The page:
My question to those who don’t approve of women-only courses is who do you think should be able to undertake a self-defence method or system? Often those who enthusiastically write about self-defence assume that people who undertake such courses are fellow martial artists. It has been a bugbear of mine that those who need the training the most often receive the worst training. These are the courses that offer the easy and unworkable solutions that are never pressure tested and therefore never really confirmed in anyway by the participants. Likewise the most hard-core self-defence seminars are often attended by hulking looking doormen, cage fighters, fitness fanatics and the least likely targets for predatory violence. I made it part of my mission to develop an approach that would by taking individual concerns as its core basis could be used and applied, within reason, by the more vulnerable members of society. In short, if you can mentally understand the information and are able-bodied enough to live an independent life you should be able to apply the tactics and techniques of the CCMA approach to self-protection/defence. The system should be moulded or edited to suit the individual’s needs and the group’s needs.


So does this mean you have to compromise on the realism in the training? Not at all! In fact taking a general approach is more likely to create a compromise. This is why, when I am booked out by certain companies to train their staff or members, I ask and research the exact requirements of my clients. As I said earlier, certain principles remain the same, but environments, social conditioning, genetics and individuals dictate techniques.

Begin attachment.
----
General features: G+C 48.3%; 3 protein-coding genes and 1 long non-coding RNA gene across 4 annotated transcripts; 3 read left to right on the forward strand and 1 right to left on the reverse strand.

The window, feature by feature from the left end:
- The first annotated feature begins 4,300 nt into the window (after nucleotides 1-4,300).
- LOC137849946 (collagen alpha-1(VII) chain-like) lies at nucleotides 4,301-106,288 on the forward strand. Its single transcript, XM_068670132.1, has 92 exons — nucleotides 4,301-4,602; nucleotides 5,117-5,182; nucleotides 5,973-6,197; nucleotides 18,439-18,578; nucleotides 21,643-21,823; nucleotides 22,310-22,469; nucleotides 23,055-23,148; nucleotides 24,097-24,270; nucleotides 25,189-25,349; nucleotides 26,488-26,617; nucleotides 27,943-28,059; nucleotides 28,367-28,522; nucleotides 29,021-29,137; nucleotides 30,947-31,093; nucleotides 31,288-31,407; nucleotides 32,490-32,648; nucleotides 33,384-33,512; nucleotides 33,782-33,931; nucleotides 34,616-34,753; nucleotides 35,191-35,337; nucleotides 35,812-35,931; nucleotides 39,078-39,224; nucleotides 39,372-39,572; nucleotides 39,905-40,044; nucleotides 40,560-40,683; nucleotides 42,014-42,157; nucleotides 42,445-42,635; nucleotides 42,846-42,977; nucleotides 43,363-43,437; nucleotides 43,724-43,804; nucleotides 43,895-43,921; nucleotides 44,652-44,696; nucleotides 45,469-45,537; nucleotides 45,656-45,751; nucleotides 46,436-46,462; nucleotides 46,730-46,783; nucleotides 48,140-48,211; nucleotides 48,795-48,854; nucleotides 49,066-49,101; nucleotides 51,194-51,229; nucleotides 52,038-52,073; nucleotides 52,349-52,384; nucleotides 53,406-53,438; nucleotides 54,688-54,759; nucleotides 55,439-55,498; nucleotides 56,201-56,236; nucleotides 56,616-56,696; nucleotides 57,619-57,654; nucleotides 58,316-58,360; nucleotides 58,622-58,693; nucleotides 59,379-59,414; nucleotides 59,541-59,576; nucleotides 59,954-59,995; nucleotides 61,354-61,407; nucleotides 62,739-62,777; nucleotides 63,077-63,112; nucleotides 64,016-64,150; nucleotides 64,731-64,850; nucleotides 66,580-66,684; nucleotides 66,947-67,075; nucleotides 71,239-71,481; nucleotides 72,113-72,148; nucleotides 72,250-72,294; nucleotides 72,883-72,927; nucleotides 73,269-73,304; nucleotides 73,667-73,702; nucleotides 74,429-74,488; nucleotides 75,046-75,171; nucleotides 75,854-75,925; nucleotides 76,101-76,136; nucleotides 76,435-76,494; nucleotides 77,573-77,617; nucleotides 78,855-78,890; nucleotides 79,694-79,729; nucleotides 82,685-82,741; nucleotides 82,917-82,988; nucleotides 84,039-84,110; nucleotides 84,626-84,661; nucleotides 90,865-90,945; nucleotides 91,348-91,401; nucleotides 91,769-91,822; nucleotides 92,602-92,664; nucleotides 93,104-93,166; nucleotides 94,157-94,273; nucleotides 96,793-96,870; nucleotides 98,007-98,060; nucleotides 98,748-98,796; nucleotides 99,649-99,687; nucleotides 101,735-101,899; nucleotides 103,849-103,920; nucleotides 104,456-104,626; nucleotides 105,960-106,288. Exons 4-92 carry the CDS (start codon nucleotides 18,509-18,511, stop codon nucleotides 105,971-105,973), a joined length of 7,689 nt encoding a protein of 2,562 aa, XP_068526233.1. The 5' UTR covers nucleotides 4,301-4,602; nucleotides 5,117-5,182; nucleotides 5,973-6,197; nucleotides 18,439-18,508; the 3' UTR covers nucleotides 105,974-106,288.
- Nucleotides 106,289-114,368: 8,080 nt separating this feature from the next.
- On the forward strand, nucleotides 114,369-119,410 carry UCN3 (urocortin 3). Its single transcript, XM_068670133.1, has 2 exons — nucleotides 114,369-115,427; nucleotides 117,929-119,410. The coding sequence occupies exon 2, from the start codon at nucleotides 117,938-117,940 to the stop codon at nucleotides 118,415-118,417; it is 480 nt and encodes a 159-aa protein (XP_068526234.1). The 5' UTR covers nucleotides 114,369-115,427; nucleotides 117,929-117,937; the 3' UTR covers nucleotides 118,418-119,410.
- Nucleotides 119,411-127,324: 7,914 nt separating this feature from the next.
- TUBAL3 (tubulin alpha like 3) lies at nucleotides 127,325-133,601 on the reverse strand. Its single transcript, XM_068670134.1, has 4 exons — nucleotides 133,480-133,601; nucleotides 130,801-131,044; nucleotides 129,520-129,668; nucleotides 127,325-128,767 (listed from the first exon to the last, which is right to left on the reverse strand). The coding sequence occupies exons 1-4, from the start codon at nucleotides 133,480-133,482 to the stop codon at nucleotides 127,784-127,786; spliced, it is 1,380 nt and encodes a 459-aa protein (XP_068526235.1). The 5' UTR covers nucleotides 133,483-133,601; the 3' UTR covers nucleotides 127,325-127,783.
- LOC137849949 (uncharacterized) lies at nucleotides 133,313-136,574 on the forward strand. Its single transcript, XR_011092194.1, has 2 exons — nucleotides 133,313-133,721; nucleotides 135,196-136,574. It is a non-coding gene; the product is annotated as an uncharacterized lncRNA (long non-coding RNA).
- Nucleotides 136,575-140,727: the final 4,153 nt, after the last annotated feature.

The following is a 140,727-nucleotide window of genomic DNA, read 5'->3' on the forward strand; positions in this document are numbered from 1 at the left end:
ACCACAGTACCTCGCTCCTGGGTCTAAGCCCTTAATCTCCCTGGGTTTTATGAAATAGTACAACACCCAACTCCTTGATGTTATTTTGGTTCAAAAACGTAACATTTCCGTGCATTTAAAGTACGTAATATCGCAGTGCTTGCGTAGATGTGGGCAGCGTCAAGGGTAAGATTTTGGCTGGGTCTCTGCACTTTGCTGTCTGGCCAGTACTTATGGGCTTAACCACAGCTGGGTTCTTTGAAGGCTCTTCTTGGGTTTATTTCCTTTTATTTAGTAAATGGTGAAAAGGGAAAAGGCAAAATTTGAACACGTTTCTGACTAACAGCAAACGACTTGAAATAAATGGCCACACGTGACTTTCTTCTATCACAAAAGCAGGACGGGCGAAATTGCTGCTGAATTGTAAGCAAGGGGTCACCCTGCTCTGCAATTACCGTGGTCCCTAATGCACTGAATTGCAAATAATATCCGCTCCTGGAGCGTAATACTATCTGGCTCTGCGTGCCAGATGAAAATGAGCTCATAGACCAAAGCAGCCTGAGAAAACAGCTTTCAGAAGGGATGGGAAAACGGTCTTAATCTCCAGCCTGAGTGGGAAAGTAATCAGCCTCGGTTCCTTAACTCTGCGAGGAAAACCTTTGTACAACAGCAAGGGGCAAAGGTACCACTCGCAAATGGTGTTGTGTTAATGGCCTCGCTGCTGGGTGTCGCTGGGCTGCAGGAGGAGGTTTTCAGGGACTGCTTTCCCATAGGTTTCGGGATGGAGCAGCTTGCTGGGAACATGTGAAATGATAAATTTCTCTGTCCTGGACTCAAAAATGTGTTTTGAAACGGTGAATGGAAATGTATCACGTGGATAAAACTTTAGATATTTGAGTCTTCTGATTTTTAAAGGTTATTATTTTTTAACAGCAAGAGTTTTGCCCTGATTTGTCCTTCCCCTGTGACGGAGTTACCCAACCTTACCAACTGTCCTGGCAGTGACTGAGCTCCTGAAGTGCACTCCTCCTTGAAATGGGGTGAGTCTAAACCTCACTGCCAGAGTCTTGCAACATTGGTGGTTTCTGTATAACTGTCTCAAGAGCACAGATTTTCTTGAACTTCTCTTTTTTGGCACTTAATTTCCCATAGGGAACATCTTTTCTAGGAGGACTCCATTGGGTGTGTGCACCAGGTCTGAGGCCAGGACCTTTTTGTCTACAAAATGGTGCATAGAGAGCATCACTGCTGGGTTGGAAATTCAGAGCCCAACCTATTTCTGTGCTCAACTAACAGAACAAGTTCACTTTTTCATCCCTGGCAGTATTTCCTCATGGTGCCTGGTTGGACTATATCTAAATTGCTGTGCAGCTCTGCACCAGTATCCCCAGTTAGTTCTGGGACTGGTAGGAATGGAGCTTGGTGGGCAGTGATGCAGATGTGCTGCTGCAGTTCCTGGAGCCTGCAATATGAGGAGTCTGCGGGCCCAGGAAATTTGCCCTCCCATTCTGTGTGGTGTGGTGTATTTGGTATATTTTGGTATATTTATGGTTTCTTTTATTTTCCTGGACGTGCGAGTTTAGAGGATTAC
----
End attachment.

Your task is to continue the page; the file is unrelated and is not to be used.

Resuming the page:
I feel we have the best of both worlds with our women-only format. The attendees are all female, so we can isolate the demands relating to their gender and also help bring in those who might be normally discouraged by a mixed class. These same people are often those who require this type of training more than most, so why give them an extra barrier at the beginning. Pressure testing is carried out by both male and female “antagonists”, so we do not compromise on realistic confirmation on tactics and techniques.




Self-defence should be for everyone. It should be viewed with honesty, even if that honesty might mean making your sales pitch more difficult. The job of the self-defence coach is to deliver an accessible and efficient service that they feel will serve the purpose the student demands. There are no guarantees or “magic bullets”. Responsibility lies on the shoulders of the individual. Different people have different demands. Good robust principles tend to stay the same, but the execution of strategies, tactics and techniques are dictated by other more malleable factors.